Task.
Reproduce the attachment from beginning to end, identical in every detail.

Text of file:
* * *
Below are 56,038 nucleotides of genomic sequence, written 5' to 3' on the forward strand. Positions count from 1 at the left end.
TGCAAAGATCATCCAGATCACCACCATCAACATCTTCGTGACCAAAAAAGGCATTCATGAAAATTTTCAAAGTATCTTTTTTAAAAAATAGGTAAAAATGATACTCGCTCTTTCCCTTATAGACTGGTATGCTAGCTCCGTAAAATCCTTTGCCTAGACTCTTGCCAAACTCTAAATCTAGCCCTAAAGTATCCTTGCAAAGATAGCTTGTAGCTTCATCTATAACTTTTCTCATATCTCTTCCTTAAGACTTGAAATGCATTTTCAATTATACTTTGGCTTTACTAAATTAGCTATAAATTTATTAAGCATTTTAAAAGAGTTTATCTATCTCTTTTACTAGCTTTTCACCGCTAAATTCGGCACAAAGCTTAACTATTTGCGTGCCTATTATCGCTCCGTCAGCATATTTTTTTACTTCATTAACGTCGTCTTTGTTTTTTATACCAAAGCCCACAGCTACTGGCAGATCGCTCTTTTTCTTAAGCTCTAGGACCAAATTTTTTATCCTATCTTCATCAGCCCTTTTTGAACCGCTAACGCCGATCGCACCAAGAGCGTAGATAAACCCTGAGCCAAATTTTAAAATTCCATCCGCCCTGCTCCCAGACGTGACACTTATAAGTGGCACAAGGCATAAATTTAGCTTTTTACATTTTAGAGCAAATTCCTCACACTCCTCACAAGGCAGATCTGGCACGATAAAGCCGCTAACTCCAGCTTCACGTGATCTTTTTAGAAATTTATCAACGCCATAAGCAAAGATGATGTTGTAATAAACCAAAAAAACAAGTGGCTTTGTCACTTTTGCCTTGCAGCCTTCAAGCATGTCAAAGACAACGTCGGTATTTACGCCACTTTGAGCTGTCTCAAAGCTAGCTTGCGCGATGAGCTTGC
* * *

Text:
Below are 56,038 nucleotides of genomic sequence, written 5' to 3' on the forward strand. Positions count from 1 at the left end.
TGCAAAGATCATCCAGATCACCACCATCAACATCTTCGTGACCAAAAAAGGCATTCATGAAAATTTTCAAAGTATCTTTTTTAAAAAATAGGTAAAAATGATACTCGCTCTTTCCCTTATAGACTGGTATGCTAGCTCCGTAAAATCCTTTGCCTAGACTCTTGCCAAACTCTAAATCTAGCCCTAAAGTATCCTTGCAAAGATAGCTTGTAGCTTCATCTATAACTTTTCTCATATCTCTTCCTTAAGACTTGAAATGCATTTTCAATTATACTTTGGCTTTACTAAATTAGCTATAAATTTATTAAGCATTTTAAAAGAGTTTATCTATCTCTTTTACTAGCTTTTCACCGCTAAATTCGGCACAAAGCTTAACTATTTGCGTGCCTATTATCGCTCCGTCAGCATATTTTTTTACTTCATTAACGTCGTCTTTGTTTTTTATACCAAAGCCCACAGCTACTGGCAGATCGCTCTTTTTCTTAAGCTCTAGGACCAAATTTTTTATCCTATCTTCATCAGCCCTTTTTGAACCGCTAACGCCGATCGCACCAAGAGCGTAGATAAACCCTGAGCCAAATTTTAAAATTCCATCCGCCCTGCTCCCAGACGTGACACTTATAAGTGGCACAAGGCATAAATTTAGCTTTTTACATTTTAGAGCAAATTCCTCACACTCCTCACAAGGCAGATCTGGCACGATAAAGCCGCTAACTCCAGCTTCACGTGATCTTTTTAGAAATTTATCAACGCCATAAGCAAAGATGATGTTGTAATAAACCAAAAAAACAAGTGGCTTTGTCACTTTTGCCTTGCAGCCTTCAAGCATGTCAAAGACAACGTCGGTATTTACGCCACTTTGAGCTGTCTCAAAGCTAGCTTGCGCGATGAGCTTGC